5 Tips and Templates for Open Enrollment
Once a year, your employees are asked to make a complicated decision—one that could significantly affect their health and finances. And employees are looking to HR for guidance as they make their health plan choices.
So, today, I don’t just want to just share open enrollment tips and insights I’ve learned as an employee benefits communication strategist. I want to load you up with templates you can download and use.
It’s my hope they’ll make this open enrollment season a bit easier for you and your people. The materials shared below are based on user research on health plan fluency, and they’re tailored towards employees who are aging off their parent’s plan or new to the U.S. health system.
The open enrollment templates are customizable, so you can give it your company’s unique personality. Add your logo and swap out the images for your own. And simply remove slides you don’t need.
Download templates (.zip file download).
During open enrollment meetings, these are the core things to keep in mind.
1. Assume Zero Knowledge
And by zero, I really mean zero. No one teaches us health plan fluency. And, while about two-thirds of consumers say they have a grasp of basic health insurance terminology, only half can correctly answer true/false questions about premiums and deductibles.
2. Be a Helpful Guide
Employees typically have three burning questions:
- What plan is best?
- How much will it cost?
- Is my doctor covered?
What’s “best” varies widely based on an employee’s healthcare needs—and the needs of their family. Be mindful that choosing a health care plan is also a financial decision. It helps to provide cost comparisons--what the deductions are per paycheck and what the annual out-of-pocket costs could look like based on their needs.
If you don’t already have a strong grasp of your different healthcare user types, you can:
- Anonymously survey employees. (There are free tools out there like SurveyMonkey or Typeform).
- Hold small focus groups (even via Zoom), and ask some questions about priorities.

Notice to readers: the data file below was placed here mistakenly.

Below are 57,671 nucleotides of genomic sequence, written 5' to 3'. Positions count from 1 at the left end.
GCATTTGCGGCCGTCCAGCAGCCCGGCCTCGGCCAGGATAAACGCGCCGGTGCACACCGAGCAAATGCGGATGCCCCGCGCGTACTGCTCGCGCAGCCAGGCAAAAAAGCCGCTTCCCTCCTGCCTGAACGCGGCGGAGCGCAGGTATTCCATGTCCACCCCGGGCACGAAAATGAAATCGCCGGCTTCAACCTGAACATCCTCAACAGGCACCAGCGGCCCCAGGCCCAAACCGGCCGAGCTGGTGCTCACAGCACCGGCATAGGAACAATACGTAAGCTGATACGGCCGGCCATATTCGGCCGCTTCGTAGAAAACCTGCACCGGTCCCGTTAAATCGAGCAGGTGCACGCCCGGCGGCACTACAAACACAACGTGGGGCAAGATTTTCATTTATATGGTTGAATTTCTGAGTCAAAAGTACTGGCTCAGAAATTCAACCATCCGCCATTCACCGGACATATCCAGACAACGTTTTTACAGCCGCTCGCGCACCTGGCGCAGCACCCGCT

It’s also a good idea to test drive your benefits education materials with a small group. Questions that come up can help you identify knowledge gaps and tweak your materials before you present them to the whole organization. I learn a lot of practicing my benefits materials wtih new hires.
3. Make it Personal
Segment and target the groups within your group, and consider life stages.
- Do you have employees hitting 26 and aging off a parent’s plan?
- Employees with a spouse or domestic partner—do they have kids?
- Is a child aging off their plan?
- Maybe they’re thinking about starting a family—or there’s a current pregnancy? (Pregnancy costs can be quite high!)
- Are any employees close to retirement?
- How many locations do you have?
- There may be important differences by geography.
- Are there differences by role?
Because of the pandemic, be sure to call attention to available telehealth and mail-order prescription benefits, too.
4. Point Out Common Gotchas
#1 Gotcha: In-Network vs Out-of-Network
During open enrollment, I always stress the importance of asking a provider “Are you in my network?” (And that in-network means your insurance carrier has pre-negotiated better rates for services). See 10 Things Your Employees Need to Know about Health Plans.
# 2 Gotcha: Prior Authorization for Prescription Drugs
This gotcha especially applies when you’re changing medical carriers. Prescription drugs that need prior authorization may vary from one insurance carrier to another. And the authorization process typically takes days, not hours.
You definitely don’t want your people to find this out the hard way, at the pharmacy. Encourage them to be proactive and check your new plan’s Prescription Drug List (PDL). See Prior Authorization for Prescription Drugs.
#3 Gotcha: Plan Designs Vary by Employer
Employees don’t realize that plan design varies by employer. Too often, employees ask friends or family members for advice when choosing a health plan. They’ll ask “What plan are you on?”
They don’t realize that your company’s health plans aren’t comparable to the “same” plan at a friend or parent’s workplace. Coverage and rates vary!
5. Understand Your Plan Design
Make sure you’re fluent in your company’s plan design, so you can guide employees through their options based on their personal circumstances. It’s super important that you’re the one to provide information and answer their questions—or have a benefits partner who has your back.
A Parting Thought
I often get asked about whether to use humor in benefits communication materials. You know your group better than anyone, so if you think funny or quirky will help gain interest and attention, go for it.
For myself, I prefer to focus on just keeping things as simple to understand as possible. I encourage questions. And try to be as approachable as possible.
Here’s to a great open enrollment season!